beef bowls

All-you-can-eat Yoshinoya and all-you-can-drink beer in Tokyo for less than 15 bucks

If you like beefbooze, or both, then this event is for you.

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Is it OK to take your girlfriend to Yoshinoya on a date?

Japanese Internet users discuss the possibility of love amongst the beef bowls.

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Awesome mountain of meaty goodness now at beef bowl restaurant in Tokyo’s Akihabara and Shimbashi

Two kinds of beef, and a surprising amount of veggies, are keeping Tokyo’s otaku and businesspeople full.

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One of Japan’s biggest beef bowl chain begins offering low-carb meals with tofu instead of rice

Losing the carbohydrates gains you a taste of Kyoto cuisine.

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Yoshinoya, Japan’s biggest beef bowl chain, is now serving fried chicken in Tokyo

Not satisfied with dominating only Japan’s cow cravings, Yoshinoya adds karaage to its menu in Akihabara.

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The Obama Bowl — Hiroshima restaurant’s newest dish salutes visit by U.S. president 【Taste test】

Thanks, Obama (for lunch)!

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Six Japanese foods you won’t want to miss trying in Ise

Taking a trip to Mie Prefecture and Ise Shrine? Don’t forget to bring your camera, and your appetite too.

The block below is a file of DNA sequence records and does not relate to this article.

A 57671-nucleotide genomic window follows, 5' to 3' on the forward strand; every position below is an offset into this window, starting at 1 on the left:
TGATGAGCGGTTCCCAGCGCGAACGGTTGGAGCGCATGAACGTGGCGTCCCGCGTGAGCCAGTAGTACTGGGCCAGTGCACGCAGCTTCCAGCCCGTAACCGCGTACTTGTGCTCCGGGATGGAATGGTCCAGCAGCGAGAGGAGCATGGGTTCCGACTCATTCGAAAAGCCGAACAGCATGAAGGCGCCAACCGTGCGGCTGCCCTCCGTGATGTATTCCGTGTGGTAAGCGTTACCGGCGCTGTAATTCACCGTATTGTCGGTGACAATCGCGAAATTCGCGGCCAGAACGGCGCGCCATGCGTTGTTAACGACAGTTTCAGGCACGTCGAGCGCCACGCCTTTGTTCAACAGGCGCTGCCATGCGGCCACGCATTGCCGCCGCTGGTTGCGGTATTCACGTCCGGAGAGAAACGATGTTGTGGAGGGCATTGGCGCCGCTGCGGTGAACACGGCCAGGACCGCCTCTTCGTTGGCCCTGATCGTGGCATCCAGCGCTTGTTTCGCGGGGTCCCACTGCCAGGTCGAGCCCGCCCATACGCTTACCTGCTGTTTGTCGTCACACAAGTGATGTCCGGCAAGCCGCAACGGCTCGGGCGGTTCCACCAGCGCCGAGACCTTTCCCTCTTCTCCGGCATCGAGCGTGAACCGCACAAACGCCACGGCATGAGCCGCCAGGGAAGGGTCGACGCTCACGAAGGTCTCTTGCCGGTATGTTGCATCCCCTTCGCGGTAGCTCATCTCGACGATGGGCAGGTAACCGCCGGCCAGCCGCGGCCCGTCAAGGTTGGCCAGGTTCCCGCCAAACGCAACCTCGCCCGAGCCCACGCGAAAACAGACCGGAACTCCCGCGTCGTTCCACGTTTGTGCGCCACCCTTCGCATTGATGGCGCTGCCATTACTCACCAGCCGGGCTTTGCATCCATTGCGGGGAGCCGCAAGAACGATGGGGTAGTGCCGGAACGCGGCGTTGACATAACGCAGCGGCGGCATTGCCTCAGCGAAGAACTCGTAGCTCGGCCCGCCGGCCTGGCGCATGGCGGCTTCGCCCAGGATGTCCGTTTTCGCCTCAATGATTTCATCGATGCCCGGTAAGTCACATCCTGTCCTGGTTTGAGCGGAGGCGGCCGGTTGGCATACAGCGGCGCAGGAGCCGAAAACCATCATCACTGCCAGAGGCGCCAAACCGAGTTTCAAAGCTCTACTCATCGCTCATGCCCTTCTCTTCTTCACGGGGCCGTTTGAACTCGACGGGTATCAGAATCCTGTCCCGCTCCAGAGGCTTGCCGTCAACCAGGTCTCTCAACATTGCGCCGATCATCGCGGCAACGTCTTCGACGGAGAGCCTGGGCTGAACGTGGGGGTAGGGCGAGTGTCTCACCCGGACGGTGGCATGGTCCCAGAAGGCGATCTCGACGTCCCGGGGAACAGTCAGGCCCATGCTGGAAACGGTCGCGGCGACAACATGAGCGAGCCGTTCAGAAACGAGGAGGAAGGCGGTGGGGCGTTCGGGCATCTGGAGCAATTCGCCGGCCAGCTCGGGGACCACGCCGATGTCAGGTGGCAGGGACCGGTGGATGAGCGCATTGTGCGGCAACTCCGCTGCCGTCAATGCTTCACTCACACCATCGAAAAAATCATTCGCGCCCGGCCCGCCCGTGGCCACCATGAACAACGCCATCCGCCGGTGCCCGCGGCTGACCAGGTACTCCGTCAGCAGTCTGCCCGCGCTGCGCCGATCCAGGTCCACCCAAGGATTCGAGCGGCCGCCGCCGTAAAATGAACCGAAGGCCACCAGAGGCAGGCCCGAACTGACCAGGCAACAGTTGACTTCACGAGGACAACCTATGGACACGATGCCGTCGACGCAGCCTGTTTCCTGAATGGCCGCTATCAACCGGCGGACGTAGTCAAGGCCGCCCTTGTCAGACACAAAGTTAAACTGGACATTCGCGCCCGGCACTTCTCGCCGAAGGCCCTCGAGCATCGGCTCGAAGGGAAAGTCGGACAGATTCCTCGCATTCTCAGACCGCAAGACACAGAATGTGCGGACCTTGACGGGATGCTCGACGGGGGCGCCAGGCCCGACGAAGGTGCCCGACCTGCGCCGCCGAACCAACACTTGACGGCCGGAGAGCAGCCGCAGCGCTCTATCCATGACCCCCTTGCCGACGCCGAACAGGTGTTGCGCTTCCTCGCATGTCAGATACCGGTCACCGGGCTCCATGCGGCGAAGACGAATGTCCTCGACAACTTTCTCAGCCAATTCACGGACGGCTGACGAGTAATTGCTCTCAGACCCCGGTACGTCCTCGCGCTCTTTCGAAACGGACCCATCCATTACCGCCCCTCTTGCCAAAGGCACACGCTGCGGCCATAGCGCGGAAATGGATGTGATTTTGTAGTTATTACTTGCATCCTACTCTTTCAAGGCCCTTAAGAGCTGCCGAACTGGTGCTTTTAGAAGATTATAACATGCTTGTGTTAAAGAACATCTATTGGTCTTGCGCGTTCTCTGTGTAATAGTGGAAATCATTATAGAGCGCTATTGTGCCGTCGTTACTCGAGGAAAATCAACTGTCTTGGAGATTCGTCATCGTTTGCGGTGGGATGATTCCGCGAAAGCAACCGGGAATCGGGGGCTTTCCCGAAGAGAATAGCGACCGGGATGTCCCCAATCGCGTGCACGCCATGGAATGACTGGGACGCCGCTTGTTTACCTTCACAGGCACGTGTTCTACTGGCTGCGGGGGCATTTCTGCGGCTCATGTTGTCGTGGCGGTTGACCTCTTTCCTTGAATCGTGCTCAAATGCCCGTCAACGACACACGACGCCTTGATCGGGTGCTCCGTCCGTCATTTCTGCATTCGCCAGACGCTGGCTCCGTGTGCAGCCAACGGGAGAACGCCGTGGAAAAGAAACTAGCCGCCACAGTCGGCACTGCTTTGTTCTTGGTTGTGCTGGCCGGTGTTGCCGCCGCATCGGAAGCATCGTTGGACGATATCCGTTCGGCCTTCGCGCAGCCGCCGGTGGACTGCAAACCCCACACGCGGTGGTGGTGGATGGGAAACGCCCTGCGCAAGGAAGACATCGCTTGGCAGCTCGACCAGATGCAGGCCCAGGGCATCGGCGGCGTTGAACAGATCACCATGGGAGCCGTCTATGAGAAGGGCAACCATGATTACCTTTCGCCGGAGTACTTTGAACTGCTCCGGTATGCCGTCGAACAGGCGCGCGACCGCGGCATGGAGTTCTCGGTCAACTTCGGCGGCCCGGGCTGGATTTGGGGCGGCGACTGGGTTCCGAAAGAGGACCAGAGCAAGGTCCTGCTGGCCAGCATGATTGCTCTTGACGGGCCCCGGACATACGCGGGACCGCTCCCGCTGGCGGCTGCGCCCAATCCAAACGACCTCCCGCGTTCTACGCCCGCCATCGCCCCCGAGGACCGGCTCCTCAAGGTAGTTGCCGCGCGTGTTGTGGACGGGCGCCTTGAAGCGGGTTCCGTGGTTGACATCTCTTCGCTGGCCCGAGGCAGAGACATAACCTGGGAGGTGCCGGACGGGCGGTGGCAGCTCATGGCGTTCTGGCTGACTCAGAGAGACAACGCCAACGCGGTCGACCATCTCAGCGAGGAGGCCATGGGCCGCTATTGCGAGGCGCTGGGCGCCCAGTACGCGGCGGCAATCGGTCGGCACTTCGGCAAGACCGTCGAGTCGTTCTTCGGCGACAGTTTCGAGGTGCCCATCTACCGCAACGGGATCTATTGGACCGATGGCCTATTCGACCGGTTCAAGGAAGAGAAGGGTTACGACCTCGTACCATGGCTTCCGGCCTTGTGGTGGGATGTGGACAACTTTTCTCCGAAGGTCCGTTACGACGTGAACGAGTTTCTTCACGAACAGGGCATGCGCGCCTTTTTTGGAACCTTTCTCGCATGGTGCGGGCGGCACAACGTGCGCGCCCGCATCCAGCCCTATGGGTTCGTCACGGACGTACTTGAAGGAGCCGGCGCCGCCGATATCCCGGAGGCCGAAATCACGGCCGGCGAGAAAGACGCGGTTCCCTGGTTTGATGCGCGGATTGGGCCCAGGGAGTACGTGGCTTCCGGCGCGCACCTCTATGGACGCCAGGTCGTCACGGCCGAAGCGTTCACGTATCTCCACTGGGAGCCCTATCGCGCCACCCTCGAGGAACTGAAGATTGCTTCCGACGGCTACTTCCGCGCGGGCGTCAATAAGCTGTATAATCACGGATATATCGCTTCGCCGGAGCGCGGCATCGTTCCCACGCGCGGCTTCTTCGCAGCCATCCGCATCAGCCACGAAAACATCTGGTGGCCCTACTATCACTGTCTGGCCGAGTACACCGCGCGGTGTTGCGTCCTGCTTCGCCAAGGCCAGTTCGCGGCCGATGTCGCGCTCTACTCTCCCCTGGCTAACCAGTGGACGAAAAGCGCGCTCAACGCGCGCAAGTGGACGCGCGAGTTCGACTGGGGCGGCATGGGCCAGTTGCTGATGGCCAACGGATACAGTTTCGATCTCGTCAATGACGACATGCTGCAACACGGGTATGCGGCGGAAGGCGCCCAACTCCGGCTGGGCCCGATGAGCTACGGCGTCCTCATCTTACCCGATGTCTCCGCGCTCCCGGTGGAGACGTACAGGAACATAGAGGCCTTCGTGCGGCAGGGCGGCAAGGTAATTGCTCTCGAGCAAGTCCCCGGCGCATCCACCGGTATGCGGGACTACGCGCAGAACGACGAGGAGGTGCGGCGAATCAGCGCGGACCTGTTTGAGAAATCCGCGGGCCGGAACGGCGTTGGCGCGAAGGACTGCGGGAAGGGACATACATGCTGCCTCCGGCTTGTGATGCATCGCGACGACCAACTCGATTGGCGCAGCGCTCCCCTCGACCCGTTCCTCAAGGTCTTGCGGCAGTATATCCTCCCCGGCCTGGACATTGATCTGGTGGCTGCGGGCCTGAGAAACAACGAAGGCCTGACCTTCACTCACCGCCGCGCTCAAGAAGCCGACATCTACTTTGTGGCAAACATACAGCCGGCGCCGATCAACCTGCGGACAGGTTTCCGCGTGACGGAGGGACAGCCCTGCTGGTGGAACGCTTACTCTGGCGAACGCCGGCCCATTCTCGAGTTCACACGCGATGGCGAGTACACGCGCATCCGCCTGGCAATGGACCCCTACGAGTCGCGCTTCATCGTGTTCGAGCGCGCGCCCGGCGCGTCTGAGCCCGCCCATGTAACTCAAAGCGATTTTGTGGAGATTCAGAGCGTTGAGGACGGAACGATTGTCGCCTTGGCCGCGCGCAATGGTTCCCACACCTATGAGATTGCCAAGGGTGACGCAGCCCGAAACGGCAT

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What does three months of Yoshinoya beef bowls do to your body? Medical study announces results

Beef bowls are cheap, tasty and filling, so does that mean they have to be bad for you?

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Yoshinoya studying what happens to the body after three months of eating beef bowls

In a lot of ways, Japan’s equivalent to the hamburger is the beef bowl, or “gyudon” as the locals call it. Tasty, fortifying, and cheap, beef bowls are so prevalent and popular in Japan that they essentially have their own strata in the personal food pyramids of many college students and bachelors.

Realizing that much of its customers’ bodies are literally made out of beef bowls, Japan’s largest gyudon chain is now embarking on a research project to investigate what happens after three months of eating the dish.

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Man arrested for buying beef bowl with bloodstained cash, might also like his steak extra-rare

One unique feature of the Japanese restaurant scene is what’s called the shokken, literally “meal ticket,” system. At a shokken system restaurant customers select their meal and pay in advance at a vending machine near the entrance. The machine spits out a slip of paper which is then handed to the restaurant staff in exchange for the food.

Shokken are especially common at restaurants that specialize in budget-friendly fare like ramen and beef bowls, because they allow the restaurants to operate with a smaller staff to keep costs, and in turn the prices they charge, low. The shokken system eliminates the need for workers to spend time taking orders, ringing customers up, and giving change.

There are other upsides too, in that it’s often speedier and more accurate than placing an order with a waiter. Plus, the reduced amount of human interaction makes it a lot easier to pay with bloodstained bills, at least for a few months until someone catches on and the police haul you in.

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